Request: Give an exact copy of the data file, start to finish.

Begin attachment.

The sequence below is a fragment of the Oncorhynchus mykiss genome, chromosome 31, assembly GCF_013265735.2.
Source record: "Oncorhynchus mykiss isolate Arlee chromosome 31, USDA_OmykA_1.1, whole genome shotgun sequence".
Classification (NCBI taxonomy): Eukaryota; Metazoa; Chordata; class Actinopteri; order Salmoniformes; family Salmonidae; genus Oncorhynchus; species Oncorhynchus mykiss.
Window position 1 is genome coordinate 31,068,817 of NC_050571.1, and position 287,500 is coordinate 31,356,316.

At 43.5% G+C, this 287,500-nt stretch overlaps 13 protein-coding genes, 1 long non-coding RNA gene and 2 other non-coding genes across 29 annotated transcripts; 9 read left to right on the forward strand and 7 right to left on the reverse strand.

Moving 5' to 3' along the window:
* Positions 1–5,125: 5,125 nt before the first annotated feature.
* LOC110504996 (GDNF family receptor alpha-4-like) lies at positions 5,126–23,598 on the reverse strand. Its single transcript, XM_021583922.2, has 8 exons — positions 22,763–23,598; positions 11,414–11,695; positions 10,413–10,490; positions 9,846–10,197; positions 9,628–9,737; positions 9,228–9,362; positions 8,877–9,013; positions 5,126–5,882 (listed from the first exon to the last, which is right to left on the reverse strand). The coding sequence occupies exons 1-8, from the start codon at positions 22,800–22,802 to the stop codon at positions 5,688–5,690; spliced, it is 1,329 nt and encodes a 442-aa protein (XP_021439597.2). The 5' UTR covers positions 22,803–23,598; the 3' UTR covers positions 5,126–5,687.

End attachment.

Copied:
The sequence below is a fragment of the Oncorhynchus mykiss genome, chromosome 31, assembly GCF_013265735.2.
Source record: "Oncorhynchus mykiss isolate Arlee chromosome 31, USDA_OmykA_1.1, whole genome shotgun sequence".
Classification (NCBI taxonomy): Eukaryota; Metazoa; Chordata; class Actinopteri; order Salmoniformes; family Salmonidae; genus Oncorhynchus; species Oncorhynchus mykiss.
Window position 1 is genome coordinate 31,068,817 of NC_050571.1, and position 287,500 is coordinate 31,356,316.

At 43.5% G+C, this 287,500-nt stretch overlaps 13 protein-coding genes, 1 long non-coding RNA gene and 2 other non-coding genes across 29 annotated transcripts; 9 read left to right on the forward strand and 7 right to left on the reverse strand.

Moving 5' to 3' along the window:
* Positions 1–5,125: 5,125 nt before the first annotated feature.
* LOC110504996 (GDNF family receptor alpha-4-like) lies at positions 5,126–23,598 on the reverse strand. Its single transcript, XM_021583922.2, has 8 exons — positions 22,763–23,598; positions 11,414–11,695; positions 10,413–10,490; positions 9,846–10,197; positions 9,628–9,737; positions 9,228–9,362; positions 8,877–9,013; positions 5,126–5,882 (listed from the first exon to the last, which is right to left on the reverse strand). The coding sequence occupies exons 1-8, from the start codon at positions 22,800–22,802 to the stop codon at positions 5,688–5,690; spliced, it is 1,329 nt and encodes a 442-aa protein (XP_021439597.2). The 5' UTR covers positions 22,803–23,598; the 3' UTR covers positions 5,126–5,687.